The cold reality is that the longer the Fed maintains its excessively loose monetary policy, the more it is generating excess liquidity, which is fostering inflation. That is likely to prove costly in the future. Over a decade of ultra-loose fiscal and monetary policies have put the global economy on track for a slow-motion train wreck.

Officially, the Fed's dual mandate is to focus on price stability and full employment. International implications remain a secondary consideration.

What is the strategy of the People's Bank of China (PBOC) toward the Fed's tapering? The simple answer: In the short term, cautiously accommodative. In the medium term, cautiously neutral. If warranted, PBOC is likely to inject liquidity to avoid tightening of monetary conditions.

Unlike the major economies in the West, China has largely contained the novel coronavirus and is rebounding ahead of other major economies.

In contrast, Japan faces extraordinary challenges. Ex-premier Shinzō Abe's structural reforms proved inadequate despite huge fiscal stimulus packages, ultra-low rates and rounds of quantitative easing. Secular challenges have been coupled with the Covid-19 surge.

Amid the rising political discontent, Premier Suga is battling for his political future. Inflation remains close to 0 percent with interest rate at minus 0.1 percent. The maneuverability of the Bank of Japan is limited. Sovereign debt is close to 270 percent of gross domestic product (GDP) and rising.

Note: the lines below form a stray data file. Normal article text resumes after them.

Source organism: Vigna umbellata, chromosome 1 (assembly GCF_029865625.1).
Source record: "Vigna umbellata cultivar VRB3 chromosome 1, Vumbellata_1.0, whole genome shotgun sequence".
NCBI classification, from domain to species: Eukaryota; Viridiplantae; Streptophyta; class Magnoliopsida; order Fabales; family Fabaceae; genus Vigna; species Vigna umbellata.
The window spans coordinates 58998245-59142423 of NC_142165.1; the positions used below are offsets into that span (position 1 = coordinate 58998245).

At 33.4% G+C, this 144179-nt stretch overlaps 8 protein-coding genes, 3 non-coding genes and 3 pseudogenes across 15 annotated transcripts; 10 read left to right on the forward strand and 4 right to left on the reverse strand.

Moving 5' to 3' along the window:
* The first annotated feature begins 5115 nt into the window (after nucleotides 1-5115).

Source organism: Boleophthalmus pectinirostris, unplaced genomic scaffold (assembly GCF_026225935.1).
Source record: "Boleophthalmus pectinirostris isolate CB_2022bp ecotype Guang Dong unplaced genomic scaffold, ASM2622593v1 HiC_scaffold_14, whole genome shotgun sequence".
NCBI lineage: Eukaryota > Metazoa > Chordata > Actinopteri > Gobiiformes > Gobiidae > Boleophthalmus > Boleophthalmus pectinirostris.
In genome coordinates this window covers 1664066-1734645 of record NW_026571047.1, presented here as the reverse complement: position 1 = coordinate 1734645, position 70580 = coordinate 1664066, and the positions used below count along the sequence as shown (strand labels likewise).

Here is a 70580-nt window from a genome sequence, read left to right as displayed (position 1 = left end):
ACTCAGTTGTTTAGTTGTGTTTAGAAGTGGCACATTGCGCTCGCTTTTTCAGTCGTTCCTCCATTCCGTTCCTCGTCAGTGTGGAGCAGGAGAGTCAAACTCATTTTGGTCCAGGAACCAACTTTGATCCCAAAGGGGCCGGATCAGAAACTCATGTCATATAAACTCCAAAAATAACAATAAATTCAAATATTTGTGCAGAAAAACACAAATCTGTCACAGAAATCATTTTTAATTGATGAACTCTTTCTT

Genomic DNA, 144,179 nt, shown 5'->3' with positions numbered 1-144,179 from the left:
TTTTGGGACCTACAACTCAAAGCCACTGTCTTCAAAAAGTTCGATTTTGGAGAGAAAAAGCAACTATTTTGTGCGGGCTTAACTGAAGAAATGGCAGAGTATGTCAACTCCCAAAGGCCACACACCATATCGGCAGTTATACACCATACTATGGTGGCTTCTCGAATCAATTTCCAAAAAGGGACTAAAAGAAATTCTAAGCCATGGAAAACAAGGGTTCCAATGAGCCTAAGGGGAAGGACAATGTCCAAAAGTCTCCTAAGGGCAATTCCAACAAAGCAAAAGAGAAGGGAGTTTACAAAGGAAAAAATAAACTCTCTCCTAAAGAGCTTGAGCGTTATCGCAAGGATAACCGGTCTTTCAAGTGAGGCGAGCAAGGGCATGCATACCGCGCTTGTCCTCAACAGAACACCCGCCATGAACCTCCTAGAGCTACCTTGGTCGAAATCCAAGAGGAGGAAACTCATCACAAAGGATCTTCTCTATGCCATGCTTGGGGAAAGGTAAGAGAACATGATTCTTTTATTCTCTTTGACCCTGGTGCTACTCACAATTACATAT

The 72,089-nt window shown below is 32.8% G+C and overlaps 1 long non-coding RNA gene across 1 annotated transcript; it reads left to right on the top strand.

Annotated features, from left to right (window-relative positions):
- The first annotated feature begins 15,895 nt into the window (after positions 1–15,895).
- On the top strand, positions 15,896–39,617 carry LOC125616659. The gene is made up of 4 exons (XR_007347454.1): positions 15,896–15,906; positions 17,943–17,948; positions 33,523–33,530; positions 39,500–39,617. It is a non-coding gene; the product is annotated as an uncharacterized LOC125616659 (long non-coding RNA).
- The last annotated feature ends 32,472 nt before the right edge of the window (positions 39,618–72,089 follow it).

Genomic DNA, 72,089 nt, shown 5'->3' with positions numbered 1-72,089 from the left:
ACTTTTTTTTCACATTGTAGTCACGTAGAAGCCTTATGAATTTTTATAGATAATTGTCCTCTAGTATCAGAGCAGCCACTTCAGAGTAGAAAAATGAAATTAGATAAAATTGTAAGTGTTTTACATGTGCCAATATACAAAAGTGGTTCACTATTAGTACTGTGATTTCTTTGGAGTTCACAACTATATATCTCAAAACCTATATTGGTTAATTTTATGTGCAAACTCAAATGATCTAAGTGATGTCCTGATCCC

Two days before Powell's speech, the Bank of Korea raised its interest to 0.75 percent as the first developed economy to do so in the pandemic era. It was necessitated by financial risks pressuring the economy including heated house prices and rising household debt.

The move is not likely to be followed by Asia's other central banks.

Instead of the much-anticipated recovery, Southeast Asia is struggling with the Delta variant and vaccine inequality, which have resulted in slower vaccination rollouts. Hence, the lowered GDP forecasts across the region.

With policy rates at a historical low, Southeast Asia will soon have to cope with the Fed's impending rate hikes. Since early spring 2020, all regional economies have been busy cutting their rates.